American crayfish species are tolerant of infection but carry it. When they become infected the shell may develop dark patches, as the reaction by crayfish to damage is to lay down melanin around the pathogen. These patches are easiest to see on the underside along the abdomen.
The Identification Field Guide to Aquatic Animal Diseases of Significance to Australia provides details of clinical signs and diagnosis for crayfish plague.i
The AQUAVETPLAN Disease Strategy Manual for crayfish plague provides details on gross and clinical signs of the disease.ii
Crayfish plague should be differentiated from other possible causes of mass death such as insecticide poisoning. PCR techniques for detection of the pathogen have been developed. There is an Australian and New Zealand Standard Diagnostic Procedure which details methods for diagnosis of crayfish plague.iii The OIE Manual of Diagnostic Tests for Aquatic Animals also provides details on diagnostics to confirm the presence of the pathogen.iv
Relevance to Australia
Australian freshwater crayfish are known to be susceptible to crayfish plague fungus. Freshwater crayfish are important and dominate in many Australian ecosystems, and many species are rare or threatened.10 Many species have restricted distributions so could become extinct very rapidly if exposed to the disease. Crayfish are the basis of an aquaculture industry, and support the recreational and cultural fisheries. The potential consequences of the entry of this disease into Australia could be severe.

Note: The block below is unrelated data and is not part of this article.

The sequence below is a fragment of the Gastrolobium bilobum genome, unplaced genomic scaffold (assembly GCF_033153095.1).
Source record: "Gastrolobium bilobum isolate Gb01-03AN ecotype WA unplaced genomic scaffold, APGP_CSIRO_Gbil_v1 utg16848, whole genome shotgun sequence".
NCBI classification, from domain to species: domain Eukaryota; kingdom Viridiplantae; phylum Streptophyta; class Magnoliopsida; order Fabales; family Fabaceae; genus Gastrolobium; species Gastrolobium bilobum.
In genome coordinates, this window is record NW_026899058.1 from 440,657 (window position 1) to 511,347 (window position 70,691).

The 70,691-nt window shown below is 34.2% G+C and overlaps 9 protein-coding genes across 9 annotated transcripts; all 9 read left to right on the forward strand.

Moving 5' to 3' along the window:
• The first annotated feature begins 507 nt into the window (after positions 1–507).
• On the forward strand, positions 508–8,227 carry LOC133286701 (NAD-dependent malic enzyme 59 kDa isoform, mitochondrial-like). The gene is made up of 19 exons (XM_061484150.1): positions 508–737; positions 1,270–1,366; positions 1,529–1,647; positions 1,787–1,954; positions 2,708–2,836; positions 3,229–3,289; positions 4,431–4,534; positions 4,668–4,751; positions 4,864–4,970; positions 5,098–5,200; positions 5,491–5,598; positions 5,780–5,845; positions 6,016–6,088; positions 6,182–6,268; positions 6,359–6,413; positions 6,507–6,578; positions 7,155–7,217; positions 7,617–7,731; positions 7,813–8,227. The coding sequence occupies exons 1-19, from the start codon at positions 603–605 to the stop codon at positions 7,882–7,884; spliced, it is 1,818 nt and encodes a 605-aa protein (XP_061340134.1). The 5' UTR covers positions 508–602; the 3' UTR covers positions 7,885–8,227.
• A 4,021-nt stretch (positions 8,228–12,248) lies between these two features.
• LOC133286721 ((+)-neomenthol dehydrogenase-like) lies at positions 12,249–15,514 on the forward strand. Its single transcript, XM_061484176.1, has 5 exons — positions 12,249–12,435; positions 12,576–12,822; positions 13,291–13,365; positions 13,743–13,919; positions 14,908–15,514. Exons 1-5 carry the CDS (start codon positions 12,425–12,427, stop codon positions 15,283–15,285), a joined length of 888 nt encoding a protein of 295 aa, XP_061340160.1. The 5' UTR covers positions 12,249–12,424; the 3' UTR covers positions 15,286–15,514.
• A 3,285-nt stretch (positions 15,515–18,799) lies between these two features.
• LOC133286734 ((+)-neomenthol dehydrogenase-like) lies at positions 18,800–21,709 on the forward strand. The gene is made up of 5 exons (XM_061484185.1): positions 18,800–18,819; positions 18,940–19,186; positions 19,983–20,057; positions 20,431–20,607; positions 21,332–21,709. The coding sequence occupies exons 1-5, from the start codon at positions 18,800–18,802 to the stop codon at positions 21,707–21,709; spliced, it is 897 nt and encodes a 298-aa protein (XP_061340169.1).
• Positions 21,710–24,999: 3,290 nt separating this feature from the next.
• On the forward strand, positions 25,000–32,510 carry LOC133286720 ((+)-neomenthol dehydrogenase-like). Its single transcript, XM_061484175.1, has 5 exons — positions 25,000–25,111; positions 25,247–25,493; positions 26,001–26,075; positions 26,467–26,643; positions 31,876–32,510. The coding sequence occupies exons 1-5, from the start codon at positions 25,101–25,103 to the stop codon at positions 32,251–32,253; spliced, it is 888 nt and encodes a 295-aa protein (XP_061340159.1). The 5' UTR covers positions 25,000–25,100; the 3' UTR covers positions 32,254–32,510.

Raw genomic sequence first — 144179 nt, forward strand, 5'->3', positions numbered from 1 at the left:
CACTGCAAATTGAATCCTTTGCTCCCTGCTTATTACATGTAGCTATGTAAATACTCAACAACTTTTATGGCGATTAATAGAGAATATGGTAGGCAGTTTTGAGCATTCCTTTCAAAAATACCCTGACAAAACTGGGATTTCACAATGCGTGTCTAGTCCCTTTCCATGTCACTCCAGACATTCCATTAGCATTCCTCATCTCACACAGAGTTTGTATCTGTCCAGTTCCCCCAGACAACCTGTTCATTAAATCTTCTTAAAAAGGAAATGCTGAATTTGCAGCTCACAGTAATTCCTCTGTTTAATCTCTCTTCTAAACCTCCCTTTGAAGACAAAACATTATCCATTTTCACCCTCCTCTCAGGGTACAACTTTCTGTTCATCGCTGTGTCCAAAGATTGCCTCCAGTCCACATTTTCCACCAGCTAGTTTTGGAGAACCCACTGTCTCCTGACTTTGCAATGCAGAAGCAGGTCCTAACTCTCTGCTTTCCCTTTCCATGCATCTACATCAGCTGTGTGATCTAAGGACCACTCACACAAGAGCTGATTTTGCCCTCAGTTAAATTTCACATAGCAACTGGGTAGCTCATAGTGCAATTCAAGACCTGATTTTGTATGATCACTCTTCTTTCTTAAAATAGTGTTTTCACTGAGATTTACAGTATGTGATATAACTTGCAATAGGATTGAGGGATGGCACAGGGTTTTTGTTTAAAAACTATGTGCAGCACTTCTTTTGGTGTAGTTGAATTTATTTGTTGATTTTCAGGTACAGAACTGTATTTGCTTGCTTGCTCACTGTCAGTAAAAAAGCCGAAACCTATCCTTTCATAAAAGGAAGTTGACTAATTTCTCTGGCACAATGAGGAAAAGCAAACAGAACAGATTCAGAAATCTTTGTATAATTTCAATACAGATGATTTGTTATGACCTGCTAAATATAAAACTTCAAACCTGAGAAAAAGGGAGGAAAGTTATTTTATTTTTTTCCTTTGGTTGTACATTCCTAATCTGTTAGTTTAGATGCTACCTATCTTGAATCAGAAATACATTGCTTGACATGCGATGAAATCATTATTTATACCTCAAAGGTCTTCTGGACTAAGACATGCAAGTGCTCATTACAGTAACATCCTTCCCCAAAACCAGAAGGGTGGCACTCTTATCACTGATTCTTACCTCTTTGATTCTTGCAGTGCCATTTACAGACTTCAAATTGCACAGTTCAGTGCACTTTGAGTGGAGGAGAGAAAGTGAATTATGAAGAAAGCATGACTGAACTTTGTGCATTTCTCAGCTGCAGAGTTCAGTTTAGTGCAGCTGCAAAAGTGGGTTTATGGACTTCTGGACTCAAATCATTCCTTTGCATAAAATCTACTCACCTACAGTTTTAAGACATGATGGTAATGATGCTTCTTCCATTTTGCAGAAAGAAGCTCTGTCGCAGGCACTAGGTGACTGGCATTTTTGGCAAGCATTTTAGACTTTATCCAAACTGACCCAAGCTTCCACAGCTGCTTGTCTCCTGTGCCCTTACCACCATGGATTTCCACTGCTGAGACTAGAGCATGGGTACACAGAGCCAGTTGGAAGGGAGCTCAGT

The outbreak of crayfish plague in Taiwan indicates that tropical species can be affected. It caused very high mortalities, suggesting that a similar outbreak in Australia could have devastating consequences. Some strains of crayfish plague fungus are temperate but others transmit in temperatures up to 29.5°C, suggesting that crayfish plague could infect large areas of Australia.
American crayfish are widespread in Asia, and are regarded as pests in some countries. Until recently crayfish plague had not been reported from Asia. The report from Taiwan indicates that plague is present and could, potentially, be widespread in the region in feral populations of North American crayfish or Chinese mitten crabs.